Susan Moore Jordan
After growing up in the unique town of Oak Ridge, Tennessee, Susan Moore Jordan attended the College-Conservatory of Music in Cincinnati as a vocal performance major. She also served on the administrative staff of the Edgecliff Academy of Fine Arts and the Cincinnati Shakespeare Festival. In 1971 she moved with her late husband, a tenor, and three small children to the Pocono Mountains of Pennsylvania. Several years later, she established a private voice studio that has sent its students on to leading schools of music and opera or musical theater companies around the world. In 1984 Jordan began directing musical productions for community and high school theater, and has directed over eighty shows. In October 2013, she published her first novel, How I Grew Up, followed by Eli’s Heart in June 2014. You Are My Song, January 2015, is her third novel. All of her novels are drawn from her life experiences as a voice teacher and stage director and are inspired by real people she has encountered.
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Memories of Jake (Contemporary Fiction)
Andrew and Jacob Cameron are tied together by a bond more powerful than blood. As young children, they experience a horrific event that tears their family apart. Then just as they complete their high school years, the Vietnam War intensifies. Both young men serve in the military: Andrew in the Marine Corps, Jake as a Green Beret.
Each brother is damaged by his service in Vietnam, Jake in a way that will change his life forever. Andrew, always protective of his rakish younger brother, is determined to restore Jake and their relationship to normalcy. But when Jake disappears, Andrew’s life is left in shambles.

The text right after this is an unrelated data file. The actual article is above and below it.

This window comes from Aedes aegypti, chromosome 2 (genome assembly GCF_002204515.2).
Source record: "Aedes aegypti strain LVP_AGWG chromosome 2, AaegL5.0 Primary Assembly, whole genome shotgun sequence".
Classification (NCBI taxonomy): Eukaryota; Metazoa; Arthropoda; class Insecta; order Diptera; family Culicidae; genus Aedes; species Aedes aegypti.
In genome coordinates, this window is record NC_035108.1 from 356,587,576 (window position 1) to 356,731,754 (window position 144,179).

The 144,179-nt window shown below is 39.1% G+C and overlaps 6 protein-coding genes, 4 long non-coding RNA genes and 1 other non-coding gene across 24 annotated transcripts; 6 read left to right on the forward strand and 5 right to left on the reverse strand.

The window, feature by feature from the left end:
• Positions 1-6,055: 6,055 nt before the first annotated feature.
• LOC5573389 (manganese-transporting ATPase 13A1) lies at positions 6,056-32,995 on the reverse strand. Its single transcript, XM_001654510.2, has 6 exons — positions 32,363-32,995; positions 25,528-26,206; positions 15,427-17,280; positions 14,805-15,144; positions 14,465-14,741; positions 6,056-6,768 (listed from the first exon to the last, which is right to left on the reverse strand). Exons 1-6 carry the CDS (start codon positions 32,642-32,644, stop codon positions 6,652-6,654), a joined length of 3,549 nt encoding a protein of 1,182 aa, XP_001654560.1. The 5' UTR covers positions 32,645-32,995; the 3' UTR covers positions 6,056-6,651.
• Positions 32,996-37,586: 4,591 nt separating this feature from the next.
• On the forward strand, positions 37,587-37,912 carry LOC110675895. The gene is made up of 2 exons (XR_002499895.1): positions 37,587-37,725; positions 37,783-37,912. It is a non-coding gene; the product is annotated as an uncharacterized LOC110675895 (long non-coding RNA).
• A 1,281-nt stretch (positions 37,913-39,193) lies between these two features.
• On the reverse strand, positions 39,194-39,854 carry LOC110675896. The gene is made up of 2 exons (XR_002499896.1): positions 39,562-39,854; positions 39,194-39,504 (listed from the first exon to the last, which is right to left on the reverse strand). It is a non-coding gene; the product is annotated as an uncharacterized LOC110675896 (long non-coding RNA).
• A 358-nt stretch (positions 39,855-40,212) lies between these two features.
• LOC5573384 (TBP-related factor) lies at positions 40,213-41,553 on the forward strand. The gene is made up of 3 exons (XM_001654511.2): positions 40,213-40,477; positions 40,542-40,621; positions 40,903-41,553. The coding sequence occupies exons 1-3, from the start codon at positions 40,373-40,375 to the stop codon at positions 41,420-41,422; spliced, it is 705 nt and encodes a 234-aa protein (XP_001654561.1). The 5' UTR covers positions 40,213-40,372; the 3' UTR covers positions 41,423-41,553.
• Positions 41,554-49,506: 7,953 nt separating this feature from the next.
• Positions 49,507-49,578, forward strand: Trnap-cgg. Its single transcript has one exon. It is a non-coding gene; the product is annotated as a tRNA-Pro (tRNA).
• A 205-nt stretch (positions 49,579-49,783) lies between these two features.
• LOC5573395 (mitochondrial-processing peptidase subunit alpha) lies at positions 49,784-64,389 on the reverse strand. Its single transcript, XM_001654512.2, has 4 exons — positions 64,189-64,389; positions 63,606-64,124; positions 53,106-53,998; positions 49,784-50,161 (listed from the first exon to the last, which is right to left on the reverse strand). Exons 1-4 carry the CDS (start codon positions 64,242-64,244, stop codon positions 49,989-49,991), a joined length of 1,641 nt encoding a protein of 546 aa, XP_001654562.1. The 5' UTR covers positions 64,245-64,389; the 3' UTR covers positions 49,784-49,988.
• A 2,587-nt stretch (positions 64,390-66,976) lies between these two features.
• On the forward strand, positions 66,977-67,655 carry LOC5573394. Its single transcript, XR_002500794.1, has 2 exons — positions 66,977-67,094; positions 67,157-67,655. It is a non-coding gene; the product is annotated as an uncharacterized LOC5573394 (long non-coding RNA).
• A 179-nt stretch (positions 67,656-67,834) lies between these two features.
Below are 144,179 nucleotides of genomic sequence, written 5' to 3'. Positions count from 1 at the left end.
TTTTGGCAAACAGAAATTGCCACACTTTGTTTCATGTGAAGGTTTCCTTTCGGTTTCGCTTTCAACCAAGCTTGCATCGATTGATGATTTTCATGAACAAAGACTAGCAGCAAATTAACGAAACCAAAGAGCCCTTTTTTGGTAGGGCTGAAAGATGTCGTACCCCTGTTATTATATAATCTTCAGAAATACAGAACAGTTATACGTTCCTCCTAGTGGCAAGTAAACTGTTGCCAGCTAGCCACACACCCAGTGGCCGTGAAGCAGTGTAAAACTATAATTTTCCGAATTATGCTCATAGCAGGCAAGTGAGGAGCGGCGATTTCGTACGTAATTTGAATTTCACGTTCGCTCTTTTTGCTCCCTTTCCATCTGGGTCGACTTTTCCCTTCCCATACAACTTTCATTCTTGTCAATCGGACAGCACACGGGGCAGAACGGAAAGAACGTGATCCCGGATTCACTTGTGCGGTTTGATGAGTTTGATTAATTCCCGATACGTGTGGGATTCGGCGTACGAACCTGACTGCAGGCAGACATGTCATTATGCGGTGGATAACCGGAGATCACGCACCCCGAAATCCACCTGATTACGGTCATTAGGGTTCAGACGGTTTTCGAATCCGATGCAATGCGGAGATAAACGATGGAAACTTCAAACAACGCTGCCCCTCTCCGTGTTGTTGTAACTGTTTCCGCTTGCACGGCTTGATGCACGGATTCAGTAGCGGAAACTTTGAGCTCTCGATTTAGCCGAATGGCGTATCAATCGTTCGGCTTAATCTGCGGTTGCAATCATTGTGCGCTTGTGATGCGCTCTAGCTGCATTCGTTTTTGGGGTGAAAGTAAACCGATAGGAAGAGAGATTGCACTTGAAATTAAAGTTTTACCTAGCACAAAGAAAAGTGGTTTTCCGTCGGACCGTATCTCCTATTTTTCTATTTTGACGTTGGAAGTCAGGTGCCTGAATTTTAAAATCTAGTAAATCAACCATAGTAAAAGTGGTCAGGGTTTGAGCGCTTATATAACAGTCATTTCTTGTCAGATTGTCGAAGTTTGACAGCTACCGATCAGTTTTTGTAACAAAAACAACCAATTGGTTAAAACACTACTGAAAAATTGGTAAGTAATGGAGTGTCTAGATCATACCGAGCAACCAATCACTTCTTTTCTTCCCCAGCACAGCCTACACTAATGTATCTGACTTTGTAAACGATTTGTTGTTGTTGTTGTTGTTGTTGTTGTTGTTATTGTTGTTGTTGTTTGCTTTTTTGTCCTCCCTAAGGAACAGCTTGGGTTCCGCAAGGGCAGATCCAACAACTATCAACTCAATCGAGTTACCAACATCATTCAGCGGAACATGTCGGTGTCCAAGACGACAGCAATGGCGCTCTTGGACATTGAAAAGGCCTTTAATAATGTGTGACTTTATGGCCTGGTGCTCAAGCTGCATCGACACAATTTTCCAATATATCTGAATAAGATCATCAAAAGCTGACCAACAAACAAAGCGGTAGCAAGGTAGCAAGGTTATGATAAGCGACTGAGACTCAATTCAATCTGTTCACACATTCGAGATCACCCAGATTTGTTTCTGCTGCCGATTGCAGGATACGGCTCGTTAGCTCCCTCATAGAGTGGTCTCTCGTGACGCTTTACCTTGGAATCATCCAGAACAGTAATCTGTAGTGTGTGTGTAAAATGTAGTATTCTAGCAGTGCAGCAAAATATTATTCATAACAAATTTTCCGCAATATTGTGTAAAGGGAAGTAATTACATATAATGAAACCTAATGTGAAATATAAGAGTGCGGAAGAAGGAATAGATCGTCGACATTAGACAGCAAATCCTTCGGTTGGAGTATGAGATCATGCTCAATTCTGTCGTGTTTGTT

His loving parents, his always supportive wife Mary, even his burgeoning career as an artist seem not to be enough to alleviate the pain of Andrew’s frantic question:
Where is my brother?
Jamie’s Children (Coming-Of-Age)
“It’s more than music: it’s light. It’s love. It’s life.”
Laura and Niall Logan, children of a brilliant musician, have gifts of their own. Laura, first-born, child prodigy violinist suffers from emotional problems that haunt her well into adulthood. Niall, talented singer-song writer, is demonized by bouts of bipolar disorder. Supported by the people they love and the power of music, they seek to overcome these daunting challenges as they strive to claim their own place in the spotlight.
Author of How I Grew Up, Eli’s Heart, and You Are My Song (“The Carousel Trilogy”), Jordan draws from her life experiences as a voice teacher and stage director while seamlessly weaving together stories that explore the power music has to inspire and heal.
“More Fog, Please”: 31 Years Directing Community and High School Musicals (Non-Fiction)
“More Fog, Please” – 31 Years Directing Community and High School Musicals — is exactly that, memories of over thirty of the eighty musical theater shows Susan Moore Jordan directed from 1984 to 2015. “There’s no question where the buck stops in a theater production,” Jordan says, but she adds, “There are many people mentioned in these pages, because none of these shows could have happened without them.” Each chapter begins with the “Director’s Note” that appeared in the printed program for the show, and Jordan informally discusses the productions. She highlights the events – some exciting, some stressful, some humorous, some anxious, some frightening, some sad – that confirmed the old saying “the show must go on.” Woven throughout the book are “adventures” with stage fog, which the author loved to use. An intriguing look into the world of amateur theater and the people who make it happen, from one director’s point of view.